Fulfilling God's Plan
G.K. Chesterton’s character, Father Brown, said “We are on the wrong side of the tapestry.” How true. We see the knots, the snarls, and the frayed underside. But God is on the right side of the tapestry—the side He is weaving into a beautiful work of art. We may not always know what the Master Artist is doing in our lives. But the important thing is, He does.
Having a biblical perspective is seeing life through God’s eyes. It is seeing order in chaos, use in the useless, and good in the bad. If we are to develop eyes to see God’s hand in everything, we must believe (not necessarily understand) what Scripture says about the purpose of stress. Stress is an effective tool in the hands of our God, a tool that is intended both for His glory and our good. (read more)
What is God's Plan for Me?
After understanding why Jesus came to the earth, many people ask themselves, “What is God’s plan for me?” A good question! And the answer to that good question is found in the Bible. But the answer is not always what we anticipate.
The Bible teaches that God has a specific plan for you…but that plan is specifically tied to how you fit into His eternal master plan. God has given you the freedom to choose His plan or your own plan. However, it’s important to remember that you have the freedom to choose, but not freedom from the consequences of your choice. To choose wisely, you must understand how life fits into the big picture of God’s eternal master plan, and you must learn from the choices others have made.
All of creation and history exist for the glory of God. Ultimately, we have been created to know God, to appreciate His divine qualities, and to give ourselves to God in worship and service. The value of our existence is derived from our knowing God and pleasing Him with our lives.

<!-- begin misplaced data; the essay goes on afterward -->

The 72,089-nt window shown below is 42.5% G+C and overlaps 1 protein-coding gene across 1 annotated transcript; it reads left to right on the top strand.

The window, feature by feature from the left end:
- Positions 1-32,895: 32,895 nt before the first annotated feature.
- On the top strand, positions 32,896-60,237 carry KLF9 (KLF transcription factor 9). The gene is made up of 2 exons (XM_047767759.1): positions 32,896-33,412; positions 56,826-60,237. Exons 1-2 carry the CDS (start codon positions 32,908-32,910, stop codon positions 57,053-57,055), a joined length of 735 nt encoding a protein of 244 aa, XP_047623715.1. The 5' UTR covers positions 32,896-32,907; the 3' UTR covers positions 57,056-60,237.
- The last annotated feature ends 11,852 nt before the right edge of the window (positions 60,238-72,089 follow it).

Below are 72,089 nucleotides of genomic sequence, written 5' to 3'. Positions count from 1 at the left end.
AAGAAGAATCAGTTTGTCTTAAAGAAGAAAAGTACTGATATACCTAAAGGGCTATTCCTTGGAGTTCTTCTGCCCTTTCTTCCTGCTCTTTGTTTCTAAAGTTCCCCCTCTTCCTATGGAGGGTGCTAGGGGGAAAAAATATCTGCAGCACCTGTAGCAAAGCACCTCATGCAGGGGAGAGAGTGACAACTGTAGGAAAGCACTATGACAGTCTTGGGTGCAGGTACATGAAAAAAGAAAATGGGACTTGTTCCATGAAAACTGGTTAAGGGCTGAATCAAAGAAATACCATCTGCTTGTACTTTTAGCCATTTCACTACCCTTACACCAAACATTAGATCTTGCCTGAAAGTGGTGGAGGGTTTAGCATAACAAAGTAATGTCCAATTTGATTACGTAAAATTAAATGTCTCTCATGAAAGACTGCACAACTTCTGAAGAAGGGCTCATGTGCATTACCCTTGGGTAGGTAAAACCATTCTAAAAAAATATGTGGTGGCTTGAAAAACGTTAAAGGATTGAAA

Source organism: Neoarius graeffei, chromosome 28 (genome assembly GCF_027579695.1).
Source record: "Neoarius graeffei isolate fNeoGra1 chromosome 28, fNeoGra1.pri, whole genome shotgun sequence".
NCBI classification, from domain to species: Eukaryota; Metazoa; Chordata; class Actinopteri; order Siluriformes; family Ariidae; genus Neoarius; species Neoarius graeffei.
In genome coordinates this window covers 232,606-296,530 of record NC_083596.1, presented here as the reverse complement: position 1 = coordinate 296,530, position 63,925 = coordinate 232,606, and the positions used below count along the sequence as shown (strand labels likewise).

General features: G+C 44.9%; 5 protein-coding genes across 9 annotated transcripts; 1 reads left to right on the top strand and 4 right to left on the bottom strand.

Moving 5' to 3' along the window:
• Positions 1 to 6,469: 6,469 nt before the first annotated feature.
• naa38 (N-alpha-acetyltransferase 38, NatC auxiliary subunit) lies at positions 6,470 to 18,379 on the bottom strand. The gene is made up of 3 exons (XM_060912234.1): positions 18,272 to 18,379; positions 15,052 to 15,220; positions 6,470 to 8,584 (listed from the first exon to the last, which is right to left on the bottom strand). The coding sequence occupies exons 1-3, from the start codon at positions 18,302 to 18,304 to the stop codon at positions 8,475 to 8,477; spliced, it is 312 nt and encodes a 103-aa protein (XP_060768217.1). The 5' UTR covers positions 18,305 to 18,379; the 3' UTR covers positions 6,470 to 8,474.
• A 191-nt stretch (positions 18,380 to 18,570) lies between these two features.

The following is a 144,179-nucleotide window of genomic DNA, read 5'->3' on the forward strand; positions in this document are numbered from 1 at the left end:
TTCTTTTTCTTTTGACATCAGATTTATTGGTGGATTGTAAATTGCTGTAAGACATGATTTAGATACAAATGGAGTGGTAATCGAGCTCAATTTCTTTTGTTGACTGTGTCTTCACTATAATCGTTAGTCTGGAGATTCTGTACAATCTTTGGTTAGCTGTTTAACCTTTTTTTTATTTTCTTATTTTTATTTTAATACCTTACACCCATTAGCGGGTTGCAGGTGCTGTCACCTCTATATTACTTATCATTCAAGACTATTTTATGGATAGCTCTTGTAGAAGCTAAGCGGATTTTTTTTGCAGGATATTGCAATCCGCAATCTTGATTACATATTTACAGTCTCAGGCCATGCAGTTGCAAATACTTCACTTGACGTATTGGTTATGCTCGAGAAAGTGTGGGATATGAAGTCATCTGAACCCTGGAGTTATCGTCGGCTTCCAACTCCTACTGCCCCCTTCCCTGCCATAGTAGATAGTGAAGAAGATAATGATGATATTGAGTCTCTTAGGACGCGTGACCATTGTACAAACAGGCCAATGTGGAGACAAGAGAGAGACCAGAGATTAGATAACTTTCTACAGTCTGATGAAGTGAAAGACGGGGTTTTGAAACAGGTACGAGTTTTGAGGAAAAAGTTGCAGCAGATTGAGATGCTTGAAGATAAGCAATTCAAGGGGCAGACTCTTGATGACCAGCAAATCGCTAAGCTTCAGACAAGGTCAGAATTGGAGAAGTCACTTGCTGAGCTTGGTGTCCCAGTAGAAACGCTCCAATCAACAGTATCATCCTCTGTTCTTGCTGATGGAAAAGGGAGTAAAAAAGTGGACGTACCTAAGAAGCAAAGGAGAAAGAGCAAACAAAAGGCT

All of creation is but a showplace where God can display His incredible magnificence to other living beings. God is developing a relationship with His people. We demonstrate our love for Him and our faith in Him through our obedience, even in the midst of great adversity.
Meditate on the following Bible passages and ask God to show you how you fit into His plan! (read Bible passages)
How many times have you made decisions that you thought were right, only to discover later that you had not seen the big picture? Good decisions require understanding the context. Many times we are so wrapped up with the circumstances of our situation that we fail to see the big picture of God’s eternal plan. Take a look at God’s big picture to see how you fit in! (read more)
From the onset of creation, God designed His creatures with freedom to make their own choices. But how do we make the “right” choices? You can step confidently into your future by applying these six principles to your decision-making process. (read more)
Why do you exist? It is not enough to be able answer that question confidently and convincingly. You must also answer it correctly … or you will end up wasting your time and talents on a life without purpose. Discover a framework for identifying your purpose in God’s world. (read more)
Life is meaningless apart from God. Period. Back in Old Testament Bible times, King Solomon experienced the futility of searching for purpose apart from God. We can avoid an unfulfilled life by learning from Solomon’s adventures in emptiness. (read more)
Do you ever find yourself wishing that God would speak to you audibly and just tell you what to do? The key to the discernment of God's will is the closeness of our relationship to Him. If we only come to Him in times of crisis and don't build our relationship with Him on a regular basis, it's hard to discern His leading. These steps will help you to build that relationship and learn to follow God as He leads you. (read more)